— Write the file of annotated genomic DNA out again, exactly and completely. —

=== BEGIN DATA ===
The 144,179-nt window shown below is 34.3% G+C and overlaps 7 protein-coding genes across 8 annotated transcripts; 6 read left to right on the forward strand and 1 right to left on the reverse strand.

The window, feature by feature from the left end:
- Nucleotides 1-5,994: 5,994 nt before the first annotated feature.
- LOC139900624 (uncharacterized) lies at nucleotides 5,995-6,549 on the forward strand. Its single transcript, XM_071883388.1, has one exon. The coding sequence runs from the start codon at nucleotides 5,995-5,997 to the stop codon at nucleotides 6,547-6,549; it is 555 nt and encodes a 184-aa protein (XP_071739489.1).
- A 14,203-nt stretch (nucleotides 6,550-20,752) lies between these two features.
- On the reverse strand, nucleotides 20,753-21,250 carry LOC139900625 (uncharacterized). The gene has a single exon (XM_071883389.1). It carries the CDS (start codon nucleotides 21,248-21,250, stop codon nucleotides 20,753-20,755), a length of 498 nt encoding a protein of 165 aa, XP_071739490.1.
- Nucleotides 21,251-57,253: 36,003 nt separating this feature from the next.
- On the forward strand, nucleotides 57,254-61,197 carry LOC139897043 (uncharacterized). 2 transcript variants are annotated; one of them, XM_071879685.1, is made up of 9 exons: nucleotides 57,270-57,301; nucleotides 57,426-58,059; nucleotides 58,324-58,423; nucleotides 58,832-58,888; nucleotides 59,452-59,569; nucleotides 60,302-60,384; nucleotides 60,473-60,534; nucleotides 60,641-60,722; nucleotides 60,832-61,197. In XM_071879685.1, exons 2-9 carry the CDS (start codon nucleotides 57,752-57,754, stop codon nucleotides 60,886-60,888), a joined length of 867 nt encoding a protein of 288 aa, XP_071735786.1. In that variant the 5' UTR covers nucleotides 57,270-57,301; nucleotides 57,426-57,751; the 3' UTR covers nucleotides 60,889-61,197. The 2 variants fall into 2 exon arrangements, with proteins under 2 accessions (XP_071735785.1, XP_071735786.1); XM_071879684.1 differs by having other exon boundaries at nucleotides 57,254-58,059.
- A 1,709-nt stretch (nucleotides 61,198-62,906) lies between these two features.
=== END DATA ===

The 144,179-nt window shown below is 34.3% G+C and overlaps 7 protein-coding genes across 8 annotated transcripts; 6 read left to right on the forward strand and 1 right to left on the reverse strand.

The window, feature by feature from the left end:
- Nucleotides 1-5,994: 5,994 nt before the first annotated feature.
- LOC139900624 (uncharacterized) lies at nucleotides 5,995-6,549 on the forward strand. Its single transcript, XM_071883388.1, has one exon. The coding sequence runs from the start codon at nucleotides 5,995-5,997 to the stop codon at nucleotides 6,547-6,549; it is 555 nt and encodes a 184-aa protein (XP_071739489.1).
- A 14,203-nt stretch (nucleotides 6,550-20,752) lies between these two features.
- On the reverse strand, nucleotides 20,753-21,250 carry LOC139900625 (uncharacterized). The gene has a single exon (XM_071883389.1). It carries the CDS (start codon nucleotides 21,248-21,250, stop codon nucleotides 20,753-20,755), a length of 498 nt encoding a protein of 165 aa, XP_071739490.1.
- Nucleotides 21,251-57,253: 36,003 nt separating this feature from the next.
- On the forward strand, nucleotides 57,254-61,197 carry LOC139897043 (uncharacterized). 2 transcript variants are annotated; one of them, XM_071879685.1, is made up of 9 exons: nucleotides 57,270-57,301; nucleotides 57,426-58,059; nucleotides 58,324-58,423; nucleotides 58,832-58,888; nucleotides 59,452-59,569; nucleotides 60,302-60,384; nucleotides 60,473-60,534; nucleotides 60,641-60,722; nucleotides 60,832-61,197. In XM_071879685.1, exons 2-9 carry the CDS (start codon nucleotides 57,752-57,754, stop codon nucleotides 60,886-60,888), a joined length of 867 nt encoding a protein of 288 aa, XP_071735786.1. In that variant the 5' UTR covers nucleotides 57,270-57,301; nucleotides 57,426-57,751; the 3' UTR covers nucleotides 60,889-61,197. The 2 variants fall into 2 exon arrangements, with proteins under 2 accessions (XP_071735785.1, XP_071735786.1); XM_071879684.1 differs by having other exon boundaries at nucleotides 57,254-58,059.
- A 1,709-nt stretch (nucleotides 61,198-62,906) lies between these two features.